As with any type of legal proceeding, the success of your divorce or child custody case will depend in large part on the strength of the evidence you have to support your claims. It is essential that you have reliable and admissible evidence in order to back up your requests to the court. One way to obtain this information is through a process called “discovery.” Discovery is a process during which you can request particular information or documents from the other party in your case. Unlike in court when you can only elicit information that is directly relevant, during discovery you can request and obtain any information that is reasonably designed to lead to evidence that would be admissible at trial. Clearly that leaves the door open for a large array of information. There are several types of discovery. Deciding which should be used is highly specific to the information or documents you need.
Interrogatories are a highly common type of discovery used in many cases. These are written sets of questions asking the party to disclose particular information, such as the grounds they intend to rely upon for their position in a custody matter, identification of property, a list of witnesses they may call, or their work schedule. Interrogatories have the large benefit of being relatively inexpensive, as your attorney can simply ask the relevant questions in writing and send them to the other side.
Requests for production of documents typically go hand-in-hand with interrogatories. In this type of discovery, you can request that the party produce documents ranging from income and bank statements to diaries to Facebook posts. Note that a party may object to certain requests for production if the request would mean producing an unreasonable amount of documents. For example, if the marriage only lasted two years, requesting production of twenty years’ worth of bank records will probably be overly burdensome and not relevant. In other words, while discovery requests enjoy a large amount of leeway, they are not totally unfettered.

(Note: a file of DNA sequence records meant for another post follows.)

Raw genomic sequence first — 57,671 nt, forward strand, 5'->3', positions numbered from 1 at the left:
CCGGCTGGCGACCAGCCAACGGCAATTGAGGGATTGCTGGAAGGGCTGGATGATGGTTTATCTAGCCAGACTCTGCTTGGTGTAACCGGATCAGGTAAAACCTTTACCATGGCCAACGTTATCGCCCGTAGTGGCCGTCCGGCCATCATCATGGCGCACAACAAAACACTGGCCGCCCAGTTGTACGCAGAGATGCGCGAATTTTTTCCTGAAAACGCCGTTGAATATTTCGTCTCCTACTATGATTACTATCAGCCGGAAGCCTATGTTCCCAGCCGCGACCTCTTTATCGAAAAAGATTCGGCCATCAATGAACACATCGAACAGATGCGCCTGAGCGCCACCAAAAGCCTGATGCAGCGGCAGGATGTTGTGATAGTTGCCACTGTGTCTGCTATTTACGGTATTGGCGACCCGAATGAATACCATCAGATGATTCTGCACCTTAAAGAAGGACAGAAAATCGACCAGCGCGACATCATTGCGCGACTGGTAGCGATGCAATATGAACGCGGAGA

Depositions are another common type of discovery. During depositions, your attorney will ask the other party questions under oath, and all responses will be recorded by a court reporter. Depositions are highly advantageous because they allow your attorney to observe the demeanor of the other party and ask immediate follow up questions, which can often lead to additional useful information.
The more complicated the case, the more complicated the discovery strategy needs to be. Our attorneys use the methods above, as well as many more, to get to the bottom of the real facts of our client’s cases. Successfully resolving cases for our clients relies on knowing and understanding details.
Call us today at (320) 299-4249 and let us talk with you about discovery and court procedure. We can talk with you about what we can do to help you effectively pursue or defend your case.